“But it wasn’t his fault,” I go on. “I, like, totally seduced him. He tried to resist, but . . . what’s going to happen to him?” I whisper around the lump forming in my throat.
“You’ve learned quite a bit about us the past few weeks, Elvie,” Byron says. And perhaps I’m misreading things, but there seems to be some sympathy in his voice. “And seeing that this is the case, I hope that you can appreciate the reason for the Code, and why our adherence to it is so important. I can’t overemphasize what a big deal it is.” The monkey lets out a miniature cheep of insistence until Byron returns to tickling him. “Like, humongous big.”
“But Cole didn’t mean—”
Byron cuts me off. “I’ve tried to shield Cole from repercussions with regards to your situation, as best I could. It was no easy task, mind you. The fact that Cole violated protocol and had relations with a second host—someone who clearly had not been vetted for hosting—was not only foolish but dangerous. For both our species.” He clears his throat. “However, in light of the heroism Cole displayed on the Echidna, I felt compelled to petition for some degree of leniency for the boy. It was not the most popular sentiment, I can assure you, but I was able to arrange a sort of . . . tenuous probation for young Mr. Archer. Which might have been the end of it, were it not for his unfortunate behavior at the hospital. At this point, my hands are tied. One simply does not head-butt a superior and walk away, even under the cheeriest of circumstances.”
So Cole did head-butt that dude. At least I wasn’t hallucinating.
Byron shakes his head in a mannered gesture of regret. “He will be punished, Elvie, but I swear on my life, he will not be harmed.”
“Oh, well, if you swear on your life,” I reply. Still, I am relieved by the news. But . . . “That doesn’t explain why you’ve taken me or my dad. Or Ducky. And where is my baby girl?” I shove Boatswain away, suddenly very frustrated. The dog whines piteously.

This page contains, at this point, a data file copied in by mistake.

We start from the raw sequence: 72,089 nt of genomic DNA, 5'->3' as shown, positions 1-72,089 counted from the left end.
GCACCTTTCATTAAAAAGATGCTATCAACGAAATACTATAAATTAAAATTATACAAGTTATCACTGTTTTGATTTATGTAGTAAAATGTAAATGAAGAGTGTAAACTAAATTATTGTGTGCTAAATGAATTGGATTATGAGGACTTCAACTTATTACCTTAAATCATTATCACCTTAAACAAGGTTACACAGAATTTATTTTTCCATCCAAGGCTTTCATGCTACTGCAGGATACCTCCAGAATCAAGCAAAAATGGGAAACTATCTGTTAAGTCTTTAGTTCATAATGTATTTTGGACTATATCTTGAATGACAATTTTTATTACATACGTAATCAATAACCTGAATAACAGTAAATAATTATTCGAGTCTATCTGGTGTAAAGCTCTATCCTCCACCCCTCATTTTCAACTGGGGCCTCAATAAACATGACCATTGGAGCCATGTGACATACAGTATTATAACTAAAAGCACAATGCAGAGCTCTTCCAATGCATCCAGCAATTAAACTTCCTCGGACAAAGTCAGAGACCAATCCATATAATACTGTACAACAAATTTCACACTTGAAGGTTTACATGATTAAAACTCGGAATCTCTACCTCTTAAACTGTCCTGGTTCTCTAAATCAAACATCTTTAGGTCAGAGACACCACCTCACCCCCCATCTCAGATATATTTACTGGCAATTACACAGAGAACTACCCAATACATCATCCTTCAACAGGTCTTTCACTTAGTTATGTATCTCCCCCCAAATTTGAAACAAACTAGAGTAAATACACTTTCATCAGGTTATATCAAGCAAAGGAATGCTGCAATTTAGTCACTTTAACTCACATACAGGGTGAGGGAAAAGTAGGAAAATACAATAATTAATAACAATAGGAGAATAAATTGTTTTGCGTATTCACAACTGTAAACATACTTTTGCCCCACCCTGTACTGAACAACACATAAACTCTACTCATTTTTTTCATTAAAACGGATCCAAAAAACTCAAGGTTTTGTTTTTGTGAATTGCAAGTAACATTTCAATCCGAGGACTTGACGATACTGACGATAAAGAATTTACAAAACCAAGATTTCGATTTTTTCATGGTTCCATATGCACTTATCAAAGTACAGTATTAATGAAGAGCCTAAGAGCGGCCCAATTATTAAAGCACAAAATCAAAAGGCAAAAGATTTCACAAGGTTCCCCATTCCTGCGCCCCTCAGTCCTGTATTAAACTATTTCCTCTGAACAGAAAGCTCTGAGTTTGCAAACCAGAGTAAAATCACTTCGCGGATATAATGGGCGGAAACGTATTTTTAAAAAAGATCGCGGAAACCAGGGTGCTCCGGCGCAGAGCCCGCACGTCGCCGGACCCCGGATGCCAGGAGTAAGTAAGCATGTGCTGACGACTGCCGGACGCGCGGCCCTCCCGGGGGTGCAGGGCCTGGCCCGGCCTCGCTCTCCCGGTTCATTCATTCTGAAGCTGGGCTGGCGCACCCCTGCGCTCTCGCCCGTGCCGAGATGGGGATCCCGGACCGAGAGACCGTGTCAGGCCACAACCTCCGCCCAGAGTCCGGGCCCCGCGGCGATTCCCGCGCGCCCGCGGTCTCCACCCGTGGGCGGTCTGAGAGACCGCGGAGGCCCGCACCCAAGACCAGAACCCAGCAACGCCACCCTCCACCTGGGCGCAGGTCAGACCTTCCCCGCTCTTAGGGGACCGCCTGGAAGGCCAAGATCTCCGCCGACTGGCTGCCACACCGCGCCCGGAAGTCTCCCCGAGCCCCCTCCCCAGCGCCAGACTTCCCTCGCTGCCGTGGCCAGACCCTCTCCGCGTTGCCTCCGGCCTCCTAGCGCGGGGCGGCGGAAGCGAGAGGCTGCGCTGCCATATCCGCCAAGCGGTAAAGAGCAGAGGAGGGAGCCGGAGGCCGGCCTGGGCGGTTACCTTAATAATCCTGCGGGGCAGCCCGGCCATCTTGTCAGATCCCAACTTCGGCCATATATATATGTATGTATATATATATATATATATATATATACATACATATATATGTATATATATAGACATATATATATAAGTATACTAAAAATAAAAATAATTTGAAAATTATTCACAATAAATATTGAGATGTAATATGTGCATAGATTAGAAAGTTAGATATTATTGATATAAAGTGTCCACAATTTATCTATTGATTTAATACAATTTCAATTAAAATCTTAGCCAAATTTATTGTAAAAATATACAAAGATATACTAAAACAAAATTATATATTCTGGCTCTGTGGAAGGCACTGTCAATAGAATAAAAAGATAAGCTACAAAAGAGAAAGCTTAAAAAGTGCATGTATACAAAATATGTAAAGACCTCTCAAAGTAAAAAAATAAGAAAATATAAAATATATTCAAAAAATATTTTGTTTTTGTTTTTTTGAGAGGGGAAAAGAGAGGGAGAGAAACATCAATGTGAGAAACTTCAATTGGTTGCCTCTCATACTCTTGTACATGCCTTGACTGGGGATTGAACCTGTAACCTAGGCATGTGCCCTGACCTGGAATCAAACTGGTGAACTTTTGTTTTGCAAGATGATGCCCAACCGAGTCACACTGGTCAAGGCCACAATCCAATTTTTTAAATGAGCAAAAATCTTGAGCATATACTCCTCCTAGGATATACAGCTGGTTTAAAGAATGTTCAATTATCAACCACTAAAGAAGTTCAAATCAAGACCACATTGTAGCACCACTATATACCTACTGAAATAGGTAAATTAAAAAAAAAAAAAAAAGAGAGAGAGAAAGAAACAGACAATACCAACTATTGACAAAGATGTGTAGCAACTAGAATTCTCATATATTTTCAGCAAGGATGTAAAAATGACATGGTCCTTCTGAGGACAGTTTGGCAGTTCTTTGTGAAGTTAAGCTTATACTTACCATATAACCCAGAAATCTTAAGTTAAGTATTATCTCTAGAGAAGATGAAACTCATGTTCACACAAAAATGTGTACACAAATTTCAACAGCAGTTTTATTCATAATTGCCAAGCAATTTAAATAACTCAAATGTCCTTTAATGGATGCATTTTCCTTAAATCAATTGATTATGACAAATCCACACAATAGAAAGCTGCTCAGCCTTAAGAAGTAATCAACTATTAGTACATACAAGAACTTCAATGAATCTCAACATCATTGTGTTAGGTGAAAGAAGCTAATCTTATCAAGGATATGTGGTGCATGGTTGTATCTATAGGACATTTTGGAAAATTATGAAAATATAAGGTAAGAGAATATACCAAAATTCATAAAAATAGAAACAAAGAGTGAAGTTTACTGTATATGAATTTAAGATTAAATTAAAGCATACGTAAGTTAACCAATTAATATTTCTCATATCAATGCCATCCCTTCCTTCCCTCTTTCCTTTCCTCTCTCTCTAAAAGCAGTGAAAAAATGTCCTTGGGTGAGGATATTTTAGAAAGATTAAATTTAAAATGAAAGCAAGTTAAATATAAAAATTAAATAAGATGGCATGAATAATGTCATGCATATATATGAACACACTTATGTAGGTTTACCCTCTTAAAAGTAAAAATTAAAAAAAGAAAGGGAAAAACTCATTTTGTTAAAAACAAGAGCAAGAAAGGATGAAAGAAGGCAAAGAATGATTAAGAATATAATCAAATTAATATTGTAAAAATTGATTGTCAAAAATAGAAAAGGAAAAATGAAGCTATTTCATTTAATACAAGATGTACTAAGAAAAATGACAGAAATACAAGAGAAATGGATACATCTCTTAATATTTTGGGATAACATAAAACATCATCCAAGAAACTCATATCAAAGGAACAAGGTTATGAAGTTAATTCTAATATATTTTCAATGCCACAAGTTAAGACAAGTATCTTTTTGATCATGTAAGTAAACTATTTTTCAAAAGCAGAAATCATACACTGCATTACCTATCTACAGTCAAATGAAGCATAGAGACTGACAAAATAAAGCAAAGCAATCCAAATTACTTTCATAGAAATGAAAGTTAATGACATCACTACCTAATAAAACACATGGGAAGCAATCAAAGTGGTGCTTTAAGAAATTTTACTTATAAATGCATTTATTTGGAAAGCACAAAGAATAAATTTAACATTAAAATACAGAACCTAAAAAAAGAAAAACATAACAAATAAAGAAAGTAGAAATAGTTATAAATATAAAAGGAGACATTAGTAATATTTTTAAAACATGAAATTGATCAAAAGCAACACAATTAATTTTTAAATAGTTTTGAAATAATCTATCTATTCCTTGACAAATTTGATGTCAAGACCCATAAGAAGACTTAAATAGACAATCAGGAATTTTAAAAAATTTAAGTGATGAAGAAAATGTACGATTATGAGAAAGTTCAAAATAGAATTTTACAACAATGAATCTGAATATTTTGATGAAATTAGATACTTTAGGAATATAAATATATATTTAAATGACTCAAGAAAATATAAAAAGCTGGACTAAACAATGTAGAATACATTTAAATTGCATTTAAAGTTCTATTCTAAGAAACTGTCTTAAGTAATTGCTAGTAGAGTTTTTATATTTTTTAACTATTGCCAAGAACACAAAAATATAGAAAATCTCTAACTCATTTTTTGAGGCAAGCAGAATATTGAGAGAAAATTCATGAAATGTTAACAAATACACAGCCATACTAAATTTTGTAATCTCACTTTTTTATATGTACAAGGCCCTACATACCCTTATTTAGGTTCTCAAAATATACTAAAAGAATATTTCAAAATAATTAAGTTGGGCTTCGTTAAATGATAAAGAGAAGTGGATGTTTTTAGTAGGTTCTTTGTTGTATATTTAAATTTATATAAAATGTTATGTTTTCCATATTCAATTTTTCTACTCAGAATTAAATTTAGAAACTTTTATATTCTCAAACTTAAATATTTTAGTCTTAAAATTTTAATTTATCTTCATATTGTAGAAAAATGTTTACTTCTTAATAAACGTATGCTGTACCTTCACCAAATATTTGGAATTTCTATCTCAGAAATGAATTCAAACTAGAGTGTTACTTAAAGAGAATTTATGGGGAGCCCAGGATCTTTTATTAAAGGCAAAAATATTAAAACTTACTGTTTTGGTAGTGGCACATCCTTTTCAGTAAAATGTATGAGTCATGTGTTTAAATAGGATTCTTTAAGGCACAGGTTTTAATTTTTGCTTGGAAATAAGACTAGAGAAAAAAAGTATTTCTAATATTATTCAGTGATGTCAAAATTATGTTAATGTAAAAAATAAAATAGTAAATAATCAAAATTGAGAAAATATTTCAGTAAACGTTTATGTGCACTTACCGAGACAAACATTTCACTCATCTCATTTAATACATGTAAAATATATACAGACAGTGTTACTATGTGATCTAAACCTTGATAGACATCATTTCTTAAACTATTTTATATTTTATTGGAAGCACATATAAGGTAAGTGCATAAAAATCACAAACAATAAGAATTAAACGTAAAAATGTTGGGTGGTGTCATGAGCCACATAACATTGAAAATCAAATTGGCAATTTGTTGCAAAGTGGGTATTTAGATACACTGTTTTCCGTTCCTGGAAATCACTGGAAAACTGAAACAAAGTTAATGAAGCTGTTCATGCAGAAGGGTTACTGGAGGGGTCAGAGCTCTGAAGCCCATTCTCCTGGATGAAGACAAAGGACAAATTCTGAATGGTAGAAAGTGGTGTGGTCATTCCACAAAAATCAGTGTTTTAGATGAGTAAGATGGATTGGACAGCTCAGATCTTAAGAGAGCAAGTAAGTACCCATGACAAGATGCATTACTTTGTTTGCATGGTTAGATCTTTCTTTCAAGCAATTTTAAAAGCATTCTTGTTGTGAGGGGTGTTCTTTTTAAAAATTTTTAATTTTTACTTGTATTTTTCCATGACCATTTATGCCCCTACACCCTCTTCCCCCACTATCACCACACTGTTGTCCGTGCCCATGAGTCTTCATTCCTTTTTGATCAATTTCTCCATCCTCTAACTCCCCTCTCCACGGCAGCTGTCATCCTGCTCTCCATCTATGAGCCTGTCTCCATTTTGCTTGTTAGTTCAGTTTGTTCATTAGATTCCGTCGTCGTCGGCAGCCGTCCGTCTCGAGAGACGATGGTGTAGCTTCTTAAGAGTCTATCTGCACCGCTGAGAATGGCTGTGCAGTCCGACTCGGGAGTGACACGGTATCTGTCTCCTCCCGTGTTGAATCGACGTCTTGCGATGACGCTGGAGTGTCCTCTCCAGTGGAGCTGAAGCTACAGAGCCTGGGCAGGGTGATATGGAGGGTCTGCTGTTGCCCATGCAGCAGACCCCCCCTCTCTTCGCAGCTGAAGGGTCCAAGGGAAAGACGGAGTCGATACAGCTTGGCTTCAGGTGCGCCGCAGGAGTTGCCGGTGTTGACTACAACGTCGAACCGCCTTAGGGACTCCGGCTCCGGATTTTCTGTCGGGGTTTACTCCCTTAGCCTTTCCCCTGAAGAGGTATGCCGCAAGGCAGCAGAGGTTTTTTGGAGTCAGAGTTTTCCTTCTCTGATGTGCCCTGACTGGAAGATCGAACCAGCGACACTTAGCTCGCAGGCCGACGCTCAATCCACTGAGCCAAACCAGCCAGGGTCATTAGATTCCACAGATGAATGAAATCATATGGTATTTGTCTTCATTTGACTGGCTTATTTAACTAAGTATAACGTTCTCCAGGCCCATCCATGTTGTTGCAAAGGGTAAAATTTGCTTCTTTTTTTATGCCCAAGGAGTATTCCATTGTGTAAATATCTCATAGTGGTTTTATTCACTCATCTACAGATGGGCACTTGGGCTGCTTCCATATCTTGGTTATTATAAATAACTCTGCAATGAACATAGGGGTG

Byron stands up, and Boatswain and Thunder snap to attention and move into flanking position beside him as he walks to the front of the desk. He sits on the edge and looks down on me, much like a hip teacher from a bad sitcom about to dole out “serious life lessons.” Byron temples his fingers in front of his mouth and considers me with an intense gaze.
“Elvie, do you know how incredible your baby is?” he begins. “I mean, all babies are incredible. Life, I mean, wow, right? Whether it’s human or Almiri or, I dunno, whales . . . it’s just a miracle. But your baby . . . she’s even more special.”
“Because she’s a chick,” I say.
“Because she’s a chick,” he confirms. “Almiri do not have baby girls.” He reaches across his desk for a round red tin and pops open the top. “Biscuit?”
I seem to have lost my appetite. “So, my daughter’s, like, a miracle squared?”
Byron sets the tin on the desk and rests one hand on each of the heads of his two dogs. It’s a measured and self-conscious pose. I can totally picture him practicing in front of the mirror for dramatic situations just like this. Then he lapses into that annoying closed-eye reciting thing again. “What a whirlwind is her head, and what a whirlpool full of depth and danger is all the rest about her.” He opens his eyes again. “No,” he says, and the ice that’s suddenly in his voice startles me a bit. “Not a miracle. On the contrary, the child is a great danger.”
“A danger?” I ask, baffled. “To who?”
“All of us,” Byron says. And just as quickly he snaps back into levity. “Seriously, you should try one of these biscuits.” He plucks one from the tin. “They’re delish.”
I’m not even sure I manage to shake my head. Dangerous? How can one baby girl be a danger to anyone, let alone a guy who’s well over a hundred years old and has two Academy Award nominations on his résumé?
“What’s an ibrida?” I ask. Byron chokes on his biscuit, trying his best to hide a double take.
“Where’d you hear that word?” he asks pointedly.
“At the hospital, when your goons decided to go all batshit crazy on me.”